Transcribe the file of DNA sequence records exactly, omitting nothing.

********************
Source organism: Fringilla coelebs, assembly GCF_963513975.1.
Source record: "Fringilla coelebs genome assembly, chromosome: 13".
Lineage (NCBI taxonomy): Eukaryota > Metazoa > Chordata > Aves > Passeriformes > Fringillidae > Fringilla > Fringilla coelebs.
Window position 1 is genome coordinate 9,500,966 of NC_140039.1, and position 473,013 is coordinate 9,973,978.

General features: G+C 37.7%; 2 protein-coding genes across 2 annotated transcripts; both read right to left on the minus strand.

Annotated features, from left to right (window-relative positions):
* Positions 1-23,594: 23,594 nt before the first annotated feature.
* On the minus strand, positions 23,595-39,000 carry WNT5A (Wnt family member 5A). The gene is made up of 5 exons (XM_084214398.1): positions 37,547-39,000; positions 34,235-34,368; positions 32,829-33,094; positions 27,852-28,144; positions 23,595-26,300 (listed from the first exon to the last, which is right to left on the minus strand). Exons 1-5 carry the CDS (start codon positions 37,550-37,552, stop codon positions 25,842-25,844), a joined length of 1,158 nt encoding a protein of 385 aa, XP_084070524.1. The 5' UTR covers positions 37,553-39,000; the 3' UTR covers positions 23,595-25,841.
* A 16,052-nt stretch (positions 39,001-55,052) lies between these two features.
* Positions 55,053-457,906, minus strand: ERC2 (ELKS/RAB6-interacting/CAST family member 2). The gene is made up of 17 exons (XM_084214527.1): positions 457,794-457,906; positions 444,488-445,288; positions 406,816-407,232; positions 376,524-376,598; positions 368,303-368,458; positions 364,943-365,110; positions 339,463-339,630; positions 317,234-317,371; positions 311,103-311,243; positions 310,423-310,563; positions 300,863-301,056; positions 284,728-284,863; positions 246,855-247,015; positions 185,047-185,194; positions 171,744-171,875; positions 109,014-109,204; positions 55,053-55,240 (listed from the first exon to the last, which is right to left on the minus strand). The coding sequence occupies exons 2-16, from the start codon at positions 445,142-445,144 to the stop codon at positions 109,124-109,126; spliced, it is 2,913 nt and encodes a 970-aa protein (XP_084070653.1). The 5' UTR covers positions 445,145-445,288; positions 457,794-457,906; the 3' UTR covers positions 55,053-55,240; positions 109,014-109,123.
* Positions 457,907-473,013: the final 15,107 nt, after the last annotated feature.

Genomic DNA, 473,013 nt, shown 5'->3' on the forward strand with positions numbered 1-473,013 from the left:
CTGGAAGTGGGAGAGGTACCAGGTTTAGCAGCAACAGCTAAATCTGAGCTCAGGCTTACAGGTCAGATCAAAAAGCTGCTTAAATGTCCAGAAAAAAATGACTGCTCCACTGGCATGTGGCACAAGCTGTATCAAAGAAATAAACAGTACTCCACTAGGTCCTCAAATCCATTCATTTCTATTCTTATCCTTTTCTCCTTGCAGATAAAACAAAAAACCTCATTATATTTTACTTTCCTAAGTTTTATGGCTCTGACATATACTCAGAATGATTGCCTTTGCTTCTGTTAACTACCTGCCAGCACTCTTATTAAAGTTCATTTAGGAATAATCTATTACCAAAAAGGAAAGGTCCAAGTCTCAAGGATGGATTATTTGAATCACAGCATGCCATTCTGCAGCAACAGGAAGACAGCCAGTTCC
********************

Source organism: Fringilla coelebs, assembly GCF_963513975.1.
Source record: "Fringilla coelebs genome assembly, chromosome: 13".
Lineage (NCBI taxonomy): Eukaryota > Metazoa > Chordata > Aves > Passeriformes > Fringillidae > Fringilla > Fringilla coelebs.
Window position 1 is genome coordinate 9,500,966 of NC_140039.1, and position 473,013 is coordinate 9,973,978.

General features: G+C 37.7%; 2 protein-coding genes across 2 annotated transcripts; both read right to left on the minus strand.

Annotated features, from left to right (window-relative positions):
* Positions 1-23,594: 23,594 nt before the first annotated feature.
* On the minus strand, positions 23,595-39,000 carry WNT5A (Wnt family member 5A). The gene is made up of 5 exons (XM_084214398.1): positions 37,547-39,000; positions 34,235-34,368; positions 32,829-33,094; positions 27,852-28,144; positions 23,595-26,300 (listed from the first exon to the last, which is right to left on the minus strand). Exons 1-5 carry the CDS (start codon positions 37,550-37,552, stop codon positions 25,842-25,844), a joined length of 1,158 nt encoding a protein of 385 aa, XP_084070524.1. The 5' UTR covers positions 37,553-39,000; the 3' UTR covers positions 23,595-25,841.
* A 16,052-nt stretch (positions 39,001-55,052) lies between these two features.
* Positions 55,053-457,906, minus strand: ERC2 (ELKS/RAB6-interacting/CAST family member 2). The gene is made up of 17 exons (XM_084214527.1): positions 457,794-457,906; positions 444,488-445,288; positions 406,816-407,232; positions 376,524-376,598; positions 368,303-368,458; positions 364,943-365,110; positions 339,463-339,630; positions 317,234-317,371; positions 311,103-311,243; positions 310,423-310,563; positions 300,863-301,056; positions 284,728-284,863; positions 246,855-247,015; positions 185,047-185,194; positions 171,744-171,875; positions 109,014-109,204; positions 55,053-55,240 (listed from the first exon to the last, which is right to left on the minus strand). The coding sequence occupies exons 2-16, from the start codon at positions 445,142-445,144 to the stop codon at positions 109,124-109,126; spliced, it is 2,913 nt and encodes a 970-aa protein (XP_084070653.1). The 5' UTR covers positions 445,145-445,288; positions 457,794-457,906; the 3' UTR covers positions 55,053-55,240; positions 109,014-109,123.
* Positions 457,907-473,013: the final 15,107 nt, after the last annotated feature.

Genomic DNA, 473,013 nt, shown 5'->3' on the forward strand with positions numbered 1-473,013 from the left:
CTGGAAGTGGGAGAGGTACCAGGTTTAGCAGCAACAGCTAAATCTGAGCTCAGGCTTACAGGTCAGATCAAAAAGCTGCTTAAATGTCCAGAAAAAAATGACTGCTCCACTGGCATGTGGCACAAGCTGTATCAAAGAAATAAACAGTACTCCACTAGGTCCTCAAATCCATTCATTTCTATTCTTATCCTTTTCTCCTTGCAGATAAAACAAAAAACCTCATTATATTTTACTTTCCTAAGTTTTATGGCTCTGACATATACTCAGAATGATTGCCTTTGCTTCTGTTAACTACCTGCCAGCACTCTTATTAAAGTTCATTTAGGAATAATCTATTACCAAAAAGGAAAGGTCCAAGTCTCAAGGATGGATTATTTGAATCACAGCATGCCATTCTGCAGCAACAGGAAGACAGCCAGTTCC